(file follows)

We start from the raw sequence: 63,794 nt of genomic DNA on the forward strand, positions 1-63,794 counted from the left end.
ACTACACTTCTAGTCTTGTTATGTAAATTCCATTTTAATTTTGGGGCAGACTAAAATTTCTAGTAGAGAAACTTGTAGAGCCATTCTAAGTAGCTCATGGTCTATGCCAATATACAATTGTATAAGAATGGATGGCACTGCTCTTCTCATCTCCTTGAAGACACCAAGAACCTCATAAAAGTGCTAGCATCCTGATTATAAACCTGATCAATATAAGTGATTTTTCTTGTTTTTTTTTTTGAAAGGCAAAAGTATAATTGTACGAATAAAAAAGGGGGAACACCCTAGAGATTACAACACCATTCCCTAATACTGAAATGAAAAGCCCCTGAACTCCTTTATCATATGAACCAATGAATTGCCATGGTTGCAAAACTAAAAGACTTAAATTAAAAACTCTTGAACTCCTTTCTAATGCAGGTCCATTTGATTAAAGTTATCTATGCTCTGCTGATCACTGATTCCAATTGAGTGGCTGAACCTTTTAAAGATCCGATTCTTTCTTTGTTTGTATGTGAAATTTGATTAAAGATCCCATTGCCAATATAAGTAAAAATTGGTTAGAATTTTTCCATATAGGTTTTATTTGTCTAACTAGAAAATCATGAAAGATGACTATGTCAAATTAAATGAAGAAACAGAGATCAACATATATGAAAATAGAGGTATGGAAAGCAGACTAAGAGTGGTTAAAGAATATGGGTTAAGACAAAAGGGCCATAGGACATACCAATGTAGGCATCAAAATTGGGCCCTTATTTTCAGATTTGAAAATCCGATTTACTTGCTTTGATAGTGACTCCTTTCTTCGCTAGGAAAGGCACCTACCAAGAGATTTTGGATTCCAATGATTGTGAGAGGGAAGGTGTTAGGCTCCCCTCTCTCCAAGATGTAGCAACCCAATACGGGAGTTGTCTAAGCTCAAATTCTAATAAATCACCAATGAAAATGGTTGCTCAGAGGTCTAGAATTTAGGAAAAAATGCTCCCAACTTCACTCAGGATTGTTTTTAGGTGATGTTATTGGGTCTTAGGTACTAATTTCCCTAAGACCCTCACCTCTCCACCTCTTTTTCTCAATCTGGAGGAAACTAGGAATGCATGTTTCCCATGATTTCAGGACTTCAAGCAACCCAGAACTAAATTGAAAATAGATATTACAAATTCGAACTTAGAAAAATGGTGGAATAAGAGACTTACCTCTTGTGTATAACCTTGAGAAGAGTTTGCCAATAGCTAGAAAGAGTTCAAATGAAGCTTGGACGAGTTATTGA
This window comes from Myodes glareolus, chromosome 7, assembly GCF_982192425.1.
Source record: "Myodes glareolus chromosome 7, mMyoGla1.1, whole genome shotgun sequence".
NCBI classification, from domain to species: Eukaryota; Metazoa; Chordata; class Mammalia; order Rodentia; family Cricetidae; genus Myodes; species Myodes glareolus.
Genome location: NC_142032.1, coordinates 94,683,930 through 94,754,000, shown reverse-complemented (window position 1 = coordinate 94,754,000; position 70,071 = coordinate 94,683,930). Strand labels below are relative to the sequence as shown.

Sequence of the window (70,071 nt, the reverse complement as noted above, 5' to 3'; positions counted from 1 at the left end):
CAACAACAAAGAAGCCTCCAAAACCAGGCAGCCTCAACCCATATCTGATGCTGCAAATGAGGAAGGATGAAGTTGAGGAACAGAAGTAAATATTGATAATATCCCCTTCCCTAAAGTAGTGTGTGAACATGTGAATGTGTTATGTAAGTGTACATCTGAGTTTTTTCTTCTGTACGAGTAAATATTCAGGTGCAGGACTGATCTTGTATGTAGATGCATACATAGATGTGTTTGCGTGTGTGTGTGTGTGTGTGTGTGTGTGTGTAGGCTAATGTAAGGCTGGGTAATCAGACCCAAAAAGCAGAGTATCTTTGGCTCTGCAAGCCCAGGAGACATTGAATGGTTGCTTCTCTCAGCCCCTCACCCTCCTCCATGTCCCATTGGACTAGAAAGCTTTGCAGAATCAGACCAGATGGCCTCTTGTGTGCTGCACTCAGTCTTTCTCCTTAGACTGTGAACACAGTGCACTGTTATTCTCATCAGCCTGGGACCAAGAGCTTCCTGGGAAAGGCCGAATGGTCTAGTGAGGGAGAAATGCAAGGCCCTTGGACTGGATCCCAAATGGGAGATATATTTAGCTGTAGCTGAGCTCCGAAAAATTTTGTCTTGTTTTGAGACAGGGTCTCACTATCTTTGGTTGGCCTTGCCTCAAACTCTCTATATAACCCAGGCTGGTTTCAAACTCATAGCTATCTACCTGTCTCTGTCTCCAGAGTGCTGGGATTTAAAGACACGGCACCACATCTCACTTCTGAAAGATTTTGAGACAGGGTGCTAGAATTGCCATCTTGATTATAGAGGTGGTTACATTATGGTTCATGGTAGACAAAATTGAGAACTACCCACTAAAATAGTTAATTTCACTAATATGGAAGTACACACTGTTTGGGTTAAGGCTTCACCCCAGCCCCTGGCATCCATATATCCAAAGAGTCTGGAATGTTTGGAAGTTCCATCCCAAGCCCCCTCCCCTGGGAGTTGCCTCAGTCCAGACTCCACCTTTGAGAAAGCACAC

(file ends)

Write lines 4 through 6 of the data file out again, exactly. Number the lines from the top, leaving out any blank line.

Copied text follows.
Source record: "Myodes glareolus chromosome 7, mMyoGla1.1, whole genome shotgun sequence".
NCBI classification, from domain to species: Eukaryota; Metazoa; Chordata; class Mammalia; order Rodentia; family Cricetidae; genus Myodes; species Myodes glareolus.
Genome location: NC_142032.1, coordinates 94,683,930 through 94,754,000, shown reverse-complemented (window position 1 = coordinate 94,754,000; position 70,071 = coordinate 94,683,930). Strand labels below are relative to the sequence as shown.